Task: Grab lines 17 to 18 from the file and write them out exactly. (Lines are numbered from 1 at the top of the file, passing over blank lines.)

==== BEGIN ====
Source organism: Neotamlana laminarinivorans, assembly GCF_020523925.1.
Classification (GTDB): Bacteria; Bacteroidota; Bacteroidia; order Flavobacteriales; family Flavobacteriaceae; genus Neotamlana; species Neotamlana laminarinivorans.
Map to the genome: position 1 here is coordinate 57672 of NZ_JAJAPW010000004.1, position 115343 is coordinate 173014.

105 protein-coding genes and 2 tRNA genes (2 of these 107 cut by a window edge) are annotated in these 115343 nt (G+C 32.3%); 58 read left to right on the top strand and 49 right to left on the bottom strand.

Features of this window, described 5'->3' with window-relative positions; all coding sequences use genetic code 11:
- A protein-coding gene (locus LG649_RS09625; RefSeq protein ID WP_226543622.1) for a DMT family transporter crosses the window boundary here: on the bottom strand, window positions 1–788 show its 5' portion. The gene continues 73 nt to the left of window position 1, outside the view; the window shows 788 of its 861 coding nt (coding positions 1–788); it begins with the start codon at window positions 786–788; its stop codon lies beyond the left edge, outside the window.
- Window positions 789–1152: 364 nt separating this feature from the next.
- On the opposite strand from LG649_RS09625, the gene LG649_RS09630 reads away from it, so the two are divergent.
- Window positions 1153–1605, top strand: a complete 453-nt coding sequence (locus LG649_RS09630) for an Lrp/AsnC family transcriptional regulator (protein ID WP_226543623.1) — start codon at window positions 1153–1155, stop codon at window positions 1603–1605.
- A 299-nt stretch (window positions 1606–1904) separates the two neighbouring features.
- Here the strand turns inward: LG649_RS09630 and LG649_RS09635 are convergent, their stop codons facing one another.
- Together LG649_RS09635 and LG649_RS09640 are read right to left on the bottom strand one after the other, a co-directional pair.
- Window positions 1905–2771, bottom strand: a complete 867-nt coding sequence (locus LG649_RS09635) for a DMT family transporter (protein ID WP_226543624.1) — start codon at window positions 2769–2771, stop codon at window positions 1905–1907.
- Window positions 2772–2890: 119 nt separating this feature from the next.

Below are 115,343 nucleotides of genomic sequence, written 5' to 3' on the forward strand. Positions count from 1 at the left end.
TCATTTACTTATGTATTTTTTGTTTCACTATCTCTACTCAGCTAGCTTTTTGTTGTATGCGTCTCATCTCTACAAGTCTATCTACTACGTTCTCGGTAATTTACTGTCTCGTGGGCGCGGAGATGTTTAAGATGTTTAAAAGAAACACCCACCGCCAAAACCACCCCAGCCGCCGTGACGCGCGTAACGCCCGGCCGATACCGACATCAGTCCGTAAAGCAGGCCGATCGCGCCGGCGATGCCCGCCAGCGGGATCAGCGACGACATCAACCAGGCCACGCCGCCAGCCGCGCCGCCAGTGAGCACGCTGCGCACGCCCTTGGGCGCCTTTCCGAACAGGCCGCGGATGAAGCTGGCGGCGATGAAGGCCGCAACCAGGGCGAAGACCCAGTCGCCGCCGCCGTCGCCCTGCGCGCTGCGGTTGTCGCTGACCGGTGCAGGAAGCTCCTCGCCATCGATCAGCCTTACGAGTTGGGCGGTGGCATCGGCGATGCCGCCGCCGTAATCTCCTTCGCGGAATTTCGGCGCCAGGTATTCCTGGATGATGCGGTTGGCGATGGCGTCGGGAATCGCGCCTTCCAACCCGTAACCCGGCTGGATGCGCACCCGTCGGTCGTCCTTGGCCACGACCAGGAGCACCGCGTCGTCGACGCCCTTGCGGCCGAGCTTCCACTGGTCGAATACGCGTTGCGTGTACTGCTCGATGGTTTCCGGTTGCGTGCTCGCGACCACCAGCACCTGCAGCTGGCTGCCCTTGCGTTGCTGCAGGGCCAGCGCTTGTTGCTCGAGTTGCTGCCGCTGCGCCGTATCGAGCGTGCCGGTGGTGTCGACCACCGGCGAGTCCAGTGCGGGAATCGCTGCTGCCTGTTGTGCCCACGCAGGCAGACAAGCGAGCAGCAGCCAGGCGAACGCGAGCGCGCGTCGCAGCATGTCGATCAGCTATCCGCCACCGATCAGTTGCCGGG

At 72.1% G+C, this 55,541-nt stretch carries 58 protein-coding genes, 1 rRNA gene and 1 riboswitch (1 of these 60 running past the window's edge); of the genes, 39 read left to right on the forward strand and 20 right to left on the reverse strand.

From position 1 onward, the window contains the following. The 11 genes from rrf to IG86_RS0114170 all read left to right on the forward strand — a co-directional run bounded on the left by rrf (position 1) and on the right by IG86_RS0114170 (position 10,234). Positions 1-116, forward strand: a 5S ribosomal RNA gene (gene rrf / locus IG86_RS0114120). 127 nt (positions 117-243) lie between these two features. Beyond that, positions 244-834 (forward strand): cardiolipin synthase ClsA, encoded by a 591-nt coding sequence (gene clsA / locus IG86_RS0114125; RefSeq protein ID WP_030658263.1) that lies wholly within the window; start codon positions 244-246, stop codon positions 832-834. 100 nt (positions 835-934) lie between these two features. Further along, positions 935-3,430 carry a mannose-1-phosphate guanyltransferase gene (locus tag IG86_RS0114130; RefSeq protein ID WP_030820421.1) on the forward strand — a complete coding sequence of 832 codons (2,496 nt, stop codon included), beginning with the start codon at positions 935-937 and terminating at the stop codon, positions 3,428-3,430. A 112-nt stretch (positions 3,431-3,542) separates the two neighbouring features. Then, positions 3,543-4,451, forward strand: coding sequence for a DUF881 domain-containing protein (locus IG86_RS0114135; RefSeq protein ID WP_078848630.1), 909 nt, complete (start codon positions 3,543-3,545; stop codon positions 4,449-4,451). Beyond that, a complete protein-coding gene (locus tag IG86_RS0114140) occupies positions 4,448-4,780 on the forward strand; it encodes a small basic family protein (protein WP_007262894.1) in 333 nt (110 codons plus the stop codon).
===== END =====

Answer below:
At 72.1% G+C, this 55,541-nt stretch carries 58 protein-coding genes, 1 rRNA gene and 1 riboswitch (1 of these 60 running past the window's edge); of the genes, 39 read left to right on the forward strand and 20 right to left on the reverse strand.

From position 1 onward, the window contains the following. The 11 genes from rrf to IG86_RS0114170 all read left to right on the forward strand — a co-directional run bounded on the left by rrf (position 1) and on the right by IG86_RS0114170 (position 10,234). Positions 1-116, forward strand: a 5S ribosomal RNA gene (gene rrf / locus IG86_RS0114120). 127 nt (positions 117-243) lie between these two features. Beyond that, positions 244-834 (forward strand): cardiolipin synthase ClsA, encoded by a 591-nt coding sequence (gene clsA / locus IG86_RS0114125; RefSeq protein ID WP_030658263.1) that lies wholly within the window; start codon positions 244-246, stop codon positions 832-834. 100 nt (positions 835-934) lie between these two features. Further along, positions 935-3,430 carry a mannose-1-phosphate guanyltransferase gene (locus tag IG86_RS0114130; RefSeq protein ID WP_030820421.1) on the forward strand — a complete coding sequence of 832 codons (2,496 nt, stop codon included), beginning with the start codon at positions 935-937 and terminating at the stop codon, positions 3,428-3,430. A 112-nt stretch (positions 3,431-3,542) separates the two neighbouring features. Then, positions 3,543-4,451, forward strand: coding sequence for a DUF881 domain-containing protein (locus IG86_RS0114135; RefSeq protein ID WP_078848630.1), 909 nt, complete (start codon positions 3,543-3,545; stop codon positions 4,449-4,451). Beyond that, a complete protein-coding gene (locus tag IG86_RS0114140) occupies positions 4,448-4,780 on the forward strand; it encodes a small basic family protein (protein WP_007262894.1) in 333 nt (110 codons plus the stop codon).